“#Lawmakers urge Cuomo to overhaul nursing home oversight amid coronavirus mess”
June 25, 2020 | 7:15pm | Updated June 25, 2020 | 7:50pm
The 22 senators recommended a nine-point plan to improve transparency and accountability – including reporting the deaths of nursing home residents while in the care of hospitals, according to a letter obtained by The Post.
About 6,200 nursing home deaths have been attributed to suspected or confirmed or suspected COVID-19 cases.
Complaints abounded during the peak of the pandemic that nursing homes and the state Health Department were under-reporting deaths.
“Provide daily public updates on the number of confirmed cases of COVID-19 in residents and staff with the percentage of infection in each category, deaths in the facility, and death of residents transferred to hospitals by facility, and by county,” said the letter drafted by Senate Finance Committee Chairwoman Liz Krueger (D-Manhattan) and co-signed by 21 other senators.
“I don’t know if we’ve gotten a full and correct accounting of how many people died of COVID-19 in nursing homes and how many nursing residents transferred to hospitals died of COVID,” Krueger told the Post when asked about the letter.
Cuomo has dismissed Republican criticism of his nursing home policies as partisan attacks, or claimed he was following the policy of President Trump’s Centers for Disease Control.
But in this case, an array of fellow Democrats from all parts of the state are the ones raising serious concerns about state’s oversight of nursing homes — including Health Committee Chairman Gustavo Rivera (D-Bronx) and Aging Committee Chairwoman Rachel May (D-Syracuse).
In the letter, the lawmakers said the governor should require facilities to report the COVID-19 infection and deaths at nursing homes to family members and legal guardians, as well as to the Long Term Care Ombudsmen’s Program – the advocates for nursing home residents.
The senators also said bluntly: “The DOH (Dept. of Health) should reevaluate its entire nursing home inspection system.”
The senators, who said they would hold public hearings on the handling of nursing homes during the COVID-pandemic, also called on Cuomo to:
- Repeal the Emergency or Disaster Treatment Protection Act that grants nursing homes immunity from medical malpractice suits during the COVID-19 pandemic. Cuomo pushed to have the immunity clause included in the state budget approved by lawmakers.
- Require each nursing home to employ a qualified, full-time infection preventionist throughout the COVID-19 crisis.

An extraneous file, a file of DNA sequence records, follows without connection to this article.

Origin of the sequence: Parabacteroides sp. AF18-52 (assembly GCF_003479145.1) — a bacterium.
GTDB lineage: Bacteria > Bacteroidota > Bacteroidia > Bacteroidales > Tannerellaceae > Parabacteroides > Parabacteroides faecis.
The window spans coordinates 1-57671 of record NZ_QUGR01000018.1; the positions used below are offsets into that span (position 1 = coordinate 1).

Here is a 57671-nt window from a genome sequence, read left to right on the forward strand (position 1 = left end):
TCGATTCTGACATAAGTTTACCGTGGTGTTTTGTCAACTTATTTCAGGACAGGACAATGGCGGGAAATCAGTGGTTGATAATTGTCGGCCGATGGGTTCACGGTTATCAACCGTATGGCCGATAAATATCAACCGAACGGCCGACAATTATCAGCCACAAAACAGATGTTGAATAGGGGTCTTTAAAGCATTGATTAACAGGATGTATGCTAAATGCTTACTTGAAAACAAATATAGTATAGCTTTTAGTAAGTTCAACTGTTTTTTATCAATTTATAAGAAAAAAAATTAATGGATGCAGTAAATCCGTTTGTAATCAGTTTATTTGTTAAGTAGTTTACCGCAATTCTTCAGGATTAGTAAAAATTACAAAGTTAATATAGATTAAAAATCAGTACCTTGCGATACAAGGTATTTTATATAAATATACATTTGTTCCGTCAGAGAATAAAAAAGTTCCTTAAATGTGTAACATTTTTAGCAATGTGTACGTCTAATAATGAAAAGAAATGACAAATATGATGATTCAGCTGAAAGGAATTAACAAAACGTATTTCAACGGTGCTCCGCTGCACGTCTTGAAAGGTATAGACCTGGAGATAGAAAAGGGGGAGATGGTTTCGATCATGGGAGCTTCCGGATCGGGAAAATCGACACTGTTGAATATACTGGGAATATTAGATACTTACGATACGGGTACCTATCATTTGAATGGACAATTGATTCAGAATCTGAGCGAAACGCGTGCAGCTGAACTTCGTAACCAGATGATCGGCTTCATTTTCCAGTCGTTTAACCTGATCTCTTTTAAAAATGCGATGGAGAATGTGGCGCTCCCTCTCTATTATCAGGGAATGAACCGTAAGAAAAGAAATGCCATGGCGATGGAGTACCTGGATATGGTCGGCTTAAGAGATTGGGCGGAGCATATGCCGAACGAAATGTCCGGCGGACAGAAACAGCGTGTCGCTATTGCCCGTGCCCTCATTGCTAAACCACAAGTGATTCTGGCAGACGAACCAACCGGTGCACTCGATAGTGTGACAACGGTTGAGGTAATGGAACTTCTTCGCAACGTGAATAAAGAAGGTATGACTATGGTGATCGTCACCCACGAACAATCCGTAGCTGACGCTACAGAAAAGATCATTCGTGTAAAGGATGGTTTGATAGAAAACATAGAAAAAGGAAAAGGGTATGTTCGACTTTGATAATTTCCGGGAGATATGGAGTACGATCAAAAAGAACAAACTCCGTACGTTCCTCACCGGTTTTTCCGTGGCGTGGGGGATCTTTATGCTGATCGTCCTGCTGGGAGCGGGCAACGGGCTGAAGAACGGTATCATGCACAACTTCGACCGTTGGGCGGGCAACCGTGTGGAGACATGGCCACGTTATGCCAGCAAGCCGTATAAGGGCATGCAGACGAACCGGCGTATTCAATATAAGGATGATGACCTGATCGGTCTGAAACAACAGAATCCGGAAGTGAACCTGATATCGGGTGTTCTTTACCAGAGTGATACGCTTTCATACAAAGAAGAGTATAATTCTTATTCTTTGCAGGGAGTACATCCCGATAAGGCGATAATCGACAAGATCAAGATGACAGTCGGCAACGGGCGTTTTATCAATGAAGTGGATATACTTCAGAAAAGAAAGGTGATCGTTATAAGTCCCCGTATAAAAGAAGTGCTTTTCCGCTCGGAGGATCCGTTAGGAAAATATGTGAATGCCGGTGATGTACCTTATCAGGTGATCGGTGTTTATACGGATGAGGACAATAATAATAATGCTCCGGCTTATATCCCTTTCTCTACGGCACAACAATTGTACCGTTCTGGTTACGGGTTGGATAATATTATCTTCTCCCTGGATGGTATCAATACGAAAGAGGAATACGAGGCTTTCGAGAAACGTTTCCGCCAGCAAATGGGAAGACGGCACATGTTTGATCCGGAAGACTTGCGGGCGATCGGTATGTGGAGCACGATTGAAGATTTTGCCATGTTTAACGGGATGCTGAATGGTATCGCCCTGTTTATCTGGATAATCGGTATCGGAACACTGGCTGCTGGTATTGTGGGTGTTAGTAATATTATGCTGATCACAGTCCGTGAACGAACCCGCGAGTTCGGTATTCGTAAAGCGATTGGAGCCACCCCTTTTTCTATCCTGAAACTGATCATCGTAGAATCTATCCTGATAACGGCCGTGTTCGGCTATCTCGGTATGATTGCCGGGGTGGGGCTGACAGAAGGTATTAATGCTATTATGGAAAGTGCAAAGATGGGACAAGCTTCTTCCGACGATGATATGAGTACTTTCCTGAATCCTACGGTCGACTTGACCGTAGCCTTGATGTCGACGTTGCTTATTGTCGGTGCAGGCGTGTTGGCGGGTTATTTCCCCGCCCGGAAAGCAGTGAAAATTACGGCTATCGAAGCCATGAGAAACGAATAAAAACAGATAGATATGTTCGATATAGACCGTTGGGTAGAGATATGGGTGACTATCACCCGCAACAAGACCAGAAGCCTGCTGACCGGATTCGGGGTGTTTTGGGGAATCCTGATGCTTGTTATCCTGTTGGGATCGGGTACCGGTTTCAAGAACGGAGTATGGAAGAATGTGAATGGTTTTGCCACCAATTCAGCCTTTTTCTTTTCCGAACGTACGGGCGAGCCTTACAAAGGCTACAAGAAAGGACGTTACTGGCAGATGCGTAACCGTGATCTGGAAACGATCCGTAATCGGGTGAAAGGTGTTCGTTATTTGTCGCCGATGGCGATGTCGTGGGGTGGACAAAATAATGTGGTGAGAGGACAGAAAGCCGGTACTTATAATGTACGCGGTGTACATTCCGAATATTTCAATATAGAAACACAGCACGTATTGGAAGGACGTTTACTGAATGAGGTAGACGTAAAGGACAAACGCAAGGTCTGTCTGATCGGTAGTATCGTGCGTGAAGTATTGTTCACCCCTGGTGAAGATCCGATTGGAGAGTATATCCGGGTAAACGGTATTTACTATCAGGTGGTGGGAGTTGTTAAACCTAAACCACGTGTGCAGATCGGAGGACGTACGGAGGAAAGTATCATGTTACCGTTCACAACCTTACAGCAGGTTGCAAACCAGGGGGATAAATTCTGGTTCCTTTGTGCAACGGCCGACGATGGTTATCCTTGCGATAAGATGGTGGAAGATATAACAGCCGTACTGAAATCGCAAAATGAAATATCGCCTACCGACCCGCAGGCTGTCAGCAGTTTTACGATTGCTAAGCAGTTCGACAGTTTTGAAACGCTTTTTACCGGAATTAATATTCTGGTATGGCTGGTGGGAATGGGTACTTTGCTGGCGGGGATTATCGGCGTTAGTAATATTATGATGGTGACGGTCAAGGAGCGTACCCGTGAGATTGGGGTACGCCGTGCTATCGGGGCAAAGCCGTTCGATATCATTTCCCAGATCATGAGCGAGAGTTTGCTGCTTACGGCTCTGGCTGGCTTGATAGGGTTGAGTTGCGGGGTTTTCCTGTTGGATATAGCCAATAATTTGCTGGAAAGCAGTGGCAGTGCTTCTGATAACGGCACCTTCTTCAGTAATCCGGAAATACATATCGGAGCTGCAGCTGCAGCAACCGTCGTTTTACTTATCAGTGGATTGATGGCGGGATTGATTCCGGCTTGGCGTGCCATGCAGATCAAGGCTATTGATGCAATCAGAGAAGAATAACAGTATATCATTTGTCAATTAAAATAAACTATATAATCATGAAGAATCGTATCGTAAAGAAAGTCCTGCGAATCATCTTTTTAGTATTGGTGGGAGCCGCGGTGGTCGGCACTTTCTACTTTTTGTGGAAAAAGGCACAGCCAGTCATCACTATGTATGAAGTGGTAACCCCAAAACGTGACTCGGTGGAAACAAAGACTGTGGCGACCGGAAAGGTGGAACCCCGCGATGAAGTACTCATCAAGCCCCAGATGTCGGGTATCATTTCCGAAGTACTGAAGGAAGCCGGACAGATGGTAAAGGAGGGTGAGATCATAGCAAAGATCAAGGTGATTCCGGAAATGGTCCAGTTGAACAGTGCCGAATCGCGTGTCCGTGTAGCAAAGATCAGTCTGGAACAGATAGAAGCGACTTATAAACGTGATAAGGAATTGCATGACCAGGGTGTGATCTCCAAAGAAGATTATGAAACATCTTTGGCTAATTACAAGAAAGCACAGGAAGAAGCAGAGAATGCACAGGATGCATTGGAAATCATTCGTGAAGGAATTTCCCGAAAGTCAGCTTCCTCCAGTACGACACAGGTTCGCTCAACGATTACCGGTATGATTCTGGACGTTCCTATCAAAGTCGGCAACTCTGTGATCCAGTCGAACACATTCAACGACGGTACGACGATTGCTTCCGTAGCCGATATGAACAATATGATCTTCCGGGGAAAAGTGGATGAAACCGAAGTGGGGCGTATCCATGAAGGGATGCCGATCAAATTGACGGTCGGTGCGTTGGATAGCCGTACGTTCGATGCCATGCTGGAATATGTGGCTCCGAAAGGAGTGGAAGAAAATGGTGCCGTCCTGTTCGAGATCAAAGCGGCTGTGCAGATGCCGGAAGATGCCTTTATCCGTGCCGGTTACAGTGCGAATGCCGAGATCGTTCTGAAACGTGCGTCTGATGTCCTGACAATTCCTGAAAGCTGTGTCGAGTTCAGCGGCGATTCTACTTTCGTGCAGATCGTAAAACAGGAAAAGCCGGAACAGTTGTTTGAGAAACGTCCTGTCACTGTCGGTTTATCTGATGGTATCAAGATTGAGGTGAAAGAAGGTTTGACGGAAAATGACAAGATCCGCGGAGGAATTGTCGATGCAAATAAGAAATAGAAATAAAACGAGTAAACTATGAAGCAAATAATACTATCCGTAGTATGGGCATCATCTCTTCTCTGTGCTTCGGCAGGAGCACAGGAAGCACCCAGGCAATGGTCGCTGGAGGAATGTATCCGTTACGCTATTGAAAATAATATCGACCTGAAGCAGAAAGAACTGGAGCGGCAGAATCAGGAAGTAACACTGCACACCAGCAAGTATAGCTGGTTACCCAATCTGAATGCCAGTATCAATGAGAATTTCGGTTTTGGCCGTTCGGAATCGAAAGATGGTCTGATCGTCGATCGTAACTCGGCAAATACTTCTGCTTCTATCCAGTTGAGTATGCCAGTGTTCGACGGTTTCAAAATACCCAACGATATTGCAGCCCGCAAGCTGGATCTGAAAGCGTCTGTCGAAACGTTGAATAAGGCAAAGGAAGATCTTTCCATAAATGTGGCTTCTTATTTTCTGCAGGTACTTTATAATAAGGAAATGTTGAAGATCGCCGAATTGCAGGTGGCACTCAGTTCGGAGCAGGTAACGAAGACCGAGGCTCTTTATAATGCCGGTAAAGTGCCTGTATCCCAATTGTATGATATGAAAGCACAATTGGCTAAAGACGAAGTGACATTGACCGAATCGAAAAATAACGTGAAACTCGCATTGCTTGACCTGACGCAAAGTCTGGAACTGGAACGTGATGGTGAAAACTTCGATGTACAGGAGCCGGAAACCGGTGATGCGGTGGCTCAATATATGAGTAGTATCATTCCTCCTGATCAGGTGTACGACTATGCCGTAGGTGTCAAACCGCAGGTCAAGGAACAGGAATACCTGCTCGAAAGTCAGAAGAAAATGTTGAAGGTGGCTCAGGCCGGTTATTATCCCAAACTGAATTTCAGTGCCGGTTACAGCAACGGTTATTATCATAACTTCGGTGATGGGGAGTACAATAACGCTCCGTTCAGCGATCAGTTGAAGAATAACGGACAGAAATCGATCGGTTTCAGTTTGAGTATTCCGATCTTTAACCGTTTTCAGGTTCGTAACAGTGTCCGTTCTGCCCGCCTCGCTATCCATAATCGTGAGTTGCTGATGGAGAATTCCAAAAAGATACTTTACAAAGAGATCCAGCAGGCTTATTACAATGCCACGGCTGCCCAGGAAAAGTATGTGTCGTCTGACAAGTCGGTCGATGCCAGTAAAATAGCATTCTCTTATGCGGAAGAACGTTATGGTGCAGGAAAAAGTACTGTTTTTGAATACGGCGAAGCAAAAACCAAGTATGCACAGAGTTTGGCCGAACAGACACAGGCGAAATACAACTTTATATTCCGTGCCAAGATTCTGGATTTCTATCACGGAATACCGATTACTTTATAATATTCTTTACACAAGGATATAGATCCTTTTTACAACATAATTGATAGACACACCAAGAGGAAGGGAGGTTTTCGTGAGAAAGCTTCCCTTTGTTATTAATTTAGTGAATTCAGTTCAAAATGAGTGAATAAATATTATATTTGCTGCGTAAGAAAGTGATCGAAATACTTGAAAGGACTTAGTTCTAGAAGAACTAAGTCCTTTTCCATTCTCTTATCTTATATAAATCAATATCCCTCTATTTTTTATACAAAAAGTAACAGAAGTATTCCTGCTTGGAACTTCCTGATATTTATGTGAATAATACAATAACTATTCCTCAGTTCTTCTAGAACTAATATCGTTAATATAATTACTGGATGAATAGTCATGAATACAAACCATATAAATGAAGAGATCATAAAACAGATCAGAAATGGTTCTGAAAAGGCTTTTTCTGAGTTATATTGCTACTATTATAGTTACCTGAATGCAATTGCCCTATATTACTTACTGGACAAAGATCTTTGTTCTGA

- Establish a SWAT team to provide immediate assistance to help facilities support and protect residents and staff when the infection rate hits a problematic level set by the Health Department — or when there there are a “significant” increase in complaints.
- Deploy qualified people back into facilities to do the important work of ombudsman/volunteers while they are unable to physically enter facilities, and to allow DOH inspections teams back into facilities… “beyond those that constitute immediate jeopardy.”
- Prohibit nursing homes from accepting new residents if staffing levels fail to meet minimum requirements.
- Require DOH to establish a protocol to enable residents to leave the nursing home during a pandemic and to return after without charging bed fees during the emergency.
The senators did say they supported the Cuomo administration’s recent policy increasing testing of nursing home staff.
They said that home-care workers should also be tested for COVID-19.
Cuomo and Health Commissioner Howard Zucker came under fire for a controversial March 25 directive that required nursing to admit or readmit recovering COVID-19 patients discharged from hospitals. Following the criticism, the governor partially repealed the policy in May — saying hospitals could not discharge patients to hospitals unless they tested negative before for the virus before their release.
The senators said they intend to grill state officials and nursing home providers over their handling of the COVID-19 crisis.
Health Commissioner Howard Zucker, in a response letter sent to Krueger Thursday on the governor’s behalf said, “Protecting our most vulnerable New Yorkers is our top priority and I both appreciate your suggestions and share your concerns on how to keep them safe in the midst of this worldwide pandemic where nursing homes have been the epicenter in virtually every corner of this nation.
“I am glad to report that many of your recommendations have either already been
implemented, or are part of the state’s plans as we continue to focus our efforts on the health and well-being of all New Yorkers and those in long term care facilities.”
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